House of Commons Hansard #79 of the 40th Parliament, 3rd Session. (The original version is on Parliament's site.) The word of the day was tax.

Topics

Census
Oral Questions

2:40 p.m.

Edmonton—Mill Woods—Beaumont
Alberta

Conservative

Mike Lake Parliamentary Secretary to the Minister of Industry

Mr. Speaker, what the federal government is doing is standing up for Canadians' freedom, for their rights.

We have said that the information surely is important, but that in gathering that information we will no longer threaten Canadians with fines and jail time because they do not want to tell the government what their religion is.

Census
Oral Questions

2:40 p.m.

Liberal

Carolyn Bennett St. Paul's, ON

Mr. Speaker, today we also learned of the fervent opposition by several groups, including the Canadian Jewish Congress and the Evangelical Fellowship of Canada, to the Conservatives' ideologically based decision, taken without consultation.

In a letter to the Prime Minister, the CJC has demanded a policy reversal. They believe that without a long form census the cultural, social, health care, educational, housing, recreational, and spiritual needs of their community will be ignored. They know that if we are not counted, we do not count.

When will the government count these people in and restore the long form census?

Census
Oral Questions

2:40 p.m.

Edmonton—Mill Woods—Beaumont
Alberta

Conservative

Mike Lake Parliamentary Secretary to the Minister of Industry

Mr. Speaker, the hon. member has introduced a private member's bill that would threaten Canadians with fines of $500 because they do not want to answer questions like what their religion is, how much yardwork they did last week, or how much time they spend with their kids.

We believe that Canadians should be treated like adults, and that we can work with the experts at Statistics Canada to find a way to get the information we need without threatening people.

Veterans Affairs
Oral Questions

2:45 p.m.

Conservative

Scott Armstrong Cumberland—Colchester—Musquodoboit Valley, NS

Mr. Speaker, veterans across Canada are concerned that the Department of Veterans Affairs has mishandled their confidential files. One veteran approached the Privacy Commissioner to investigate how his file was handled. Today, the Privacy Commissioner tabled her report.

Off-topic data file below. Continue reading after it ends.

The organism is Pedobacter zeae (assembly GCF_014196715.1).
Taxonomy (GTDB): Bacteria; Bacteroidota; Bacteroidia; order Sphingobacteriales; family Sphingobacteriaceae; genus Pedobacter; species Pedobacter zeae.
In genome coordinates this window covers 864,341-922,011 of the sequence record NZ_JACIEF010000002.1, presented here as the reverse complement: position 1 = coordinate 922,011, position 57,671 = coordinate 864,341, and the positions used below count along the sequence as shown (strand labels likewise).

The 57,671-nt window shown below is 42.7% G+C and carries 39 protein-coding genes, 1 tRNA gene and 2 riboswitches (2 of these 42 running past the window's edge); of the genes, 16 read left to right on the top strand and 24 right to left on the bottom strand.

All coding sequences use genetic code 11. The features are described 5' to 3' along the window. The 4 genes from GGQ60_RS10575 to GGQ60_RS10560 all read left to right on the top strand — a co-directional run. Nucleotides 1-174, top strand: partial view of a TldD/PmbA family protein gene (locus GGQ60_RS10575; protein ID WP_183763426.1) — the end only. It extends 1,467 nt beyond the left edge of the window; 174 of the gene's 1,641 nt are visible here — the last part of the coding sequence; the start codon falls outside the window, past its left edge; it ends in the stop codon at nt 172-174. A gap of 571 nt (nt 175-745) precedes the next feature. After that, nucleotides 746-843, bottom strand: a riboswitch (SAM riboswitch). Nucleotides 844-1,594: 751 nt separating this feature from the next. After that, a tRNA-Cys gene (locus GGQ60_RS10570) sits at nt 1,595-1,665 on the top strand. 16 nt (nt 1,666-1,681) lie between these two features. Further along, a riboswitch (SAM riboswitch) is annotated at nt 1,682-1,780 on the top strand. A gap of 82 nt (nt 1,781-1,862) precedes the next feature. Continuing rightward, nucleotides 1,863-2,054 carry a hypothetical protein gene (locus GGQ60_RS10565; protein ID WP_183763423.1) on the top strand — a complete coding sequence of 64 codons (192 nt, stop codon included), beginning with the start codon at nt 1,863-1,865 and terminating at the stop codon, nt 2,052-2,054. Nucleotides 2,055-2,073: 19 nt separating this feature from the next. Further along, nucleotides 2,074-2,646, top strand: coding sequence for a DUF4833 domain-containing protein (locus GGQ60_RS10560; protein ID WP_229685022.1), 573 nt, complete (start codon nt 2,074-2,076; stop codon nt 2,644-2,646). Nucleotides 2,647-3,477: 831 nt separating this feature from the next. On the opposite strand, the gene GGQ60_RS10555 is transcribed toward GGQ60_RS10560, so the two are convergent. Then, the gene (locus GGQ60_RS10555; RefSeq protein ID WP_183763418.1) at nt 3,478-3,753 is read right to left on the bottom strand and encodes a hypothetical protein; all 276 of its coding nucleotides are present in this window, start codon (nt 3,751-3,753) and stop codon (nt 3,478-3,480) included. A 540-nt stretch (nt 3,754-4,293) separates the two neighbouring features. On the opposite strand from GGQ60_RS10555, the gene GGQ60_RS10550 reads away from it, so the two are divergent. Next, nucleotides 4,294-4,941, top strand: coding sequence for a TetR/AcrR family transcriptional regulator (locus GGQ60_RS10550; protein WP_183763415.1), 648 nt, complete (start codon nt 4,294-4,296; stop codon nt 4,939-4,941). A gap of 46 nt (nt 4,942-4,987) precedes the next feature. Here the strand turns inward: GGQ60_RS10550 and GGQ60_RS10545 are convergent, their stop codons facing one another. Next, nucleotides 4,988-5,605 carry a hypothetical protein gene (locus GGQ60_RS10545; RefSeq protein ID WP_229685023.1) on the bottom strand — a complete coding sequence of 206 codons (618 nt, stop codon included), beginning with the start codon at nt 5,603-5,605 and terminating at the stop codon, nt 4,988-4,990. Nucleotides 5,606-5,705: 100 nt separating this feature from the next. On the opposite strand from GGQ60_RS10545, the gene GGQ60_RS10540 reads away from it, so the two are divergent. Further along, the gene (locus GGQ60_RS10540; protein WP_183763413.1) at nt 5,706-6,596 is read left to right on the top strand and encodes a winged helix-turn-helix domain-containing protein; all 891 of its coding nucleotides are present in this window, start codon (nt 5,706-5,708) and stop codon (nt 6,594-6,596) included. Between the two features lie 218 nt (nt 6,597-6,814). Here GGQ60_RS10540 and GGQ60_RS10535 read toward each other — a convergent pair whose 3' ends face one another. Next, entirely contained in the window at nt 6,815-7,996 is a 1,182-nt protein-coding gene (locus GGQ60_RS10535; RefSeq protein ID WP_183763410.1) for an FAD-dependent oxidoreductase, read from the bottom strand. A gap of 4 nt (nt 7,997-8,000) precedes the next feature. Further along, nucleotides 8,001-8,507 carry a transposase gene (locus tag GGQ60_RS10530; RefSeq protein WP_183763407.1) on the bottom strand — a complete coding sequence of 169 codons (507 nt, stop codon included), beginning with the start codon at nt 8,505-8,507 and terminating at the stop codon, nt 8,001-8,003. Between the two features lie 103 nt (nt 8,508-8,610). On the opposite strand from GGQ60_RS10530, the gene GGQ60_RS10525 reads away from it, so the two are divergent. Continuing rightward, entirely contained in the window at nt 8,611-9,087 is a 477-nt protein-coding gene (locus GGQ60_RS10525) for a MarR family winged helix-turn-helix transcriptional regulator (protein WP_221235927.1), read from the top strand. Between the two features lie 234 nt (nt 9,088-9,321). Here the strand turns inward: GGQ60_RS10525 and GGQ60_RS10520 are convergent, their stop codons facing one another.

Can the Minister of Veterans Affairs please inform the House of the steps that he will take to ensure that the recommendations contained in that report will be implemented, so that our nation's greatest heroes will have their private information properly protected?

Veterans Affairs
Oral Questions

2:45 p.m.

Jonquière—Alma
Québec

Conservative

Jean-Pierre Blackburn Minister of Veterans Affairs and Minister of State (Agriculture)

Mr. Speaker, it goes without saying that we must respect the privacy and dignity of our veterans.

I can tell the House that all of the recommendations in the commissioner's report will be implemented. All of them. Beyond that, we have already started to review our discipline procedures, and people who commit serious violations, for example, releasing private information, will certainly be disciplined, or even dismissed.

Government Contracts
Oral Questions

2:45 p.m.

NDP

Pat Martin Winnipeg Centre, MB

Mr. Speaker, I think the Minister of Natural Resources must have gone to the Karlheinz Schreiber school of government relations. People should not have to grease the palm of a Conservative lobbyist to bid for a government contract. It is not okay for a minister of public works to shake down contractors at a so-called fundraiser. Nobody should have to tell a minister that.

We now know that renovation slush-fund money found its way into the coffers of the Conservative Party. Are the Conservatives going to give that money back? Are they going to make room in the hall of shame over there and fire that minister?

Government Contracts
Oral Questions

2:45 p.m.

Edmonton—Spruce Grove
Alberta

Conservative

Rona Ambrose Minister of Public Works and Government Services and Minister for Status of Women

Mr. Speaker, no members of this government are part of this inquiry. There are rules, laws, policies, and guidelines that govern the Government of Canada's contracting policies. If it is found that anyone broke those rules, the person will be prosecuted to the full extent of the law, and taxpayer money will be recovered.

Government Contracts
Oral Questions

2:45 p.m.

NDP

Thomas Mulcair Outremont, QC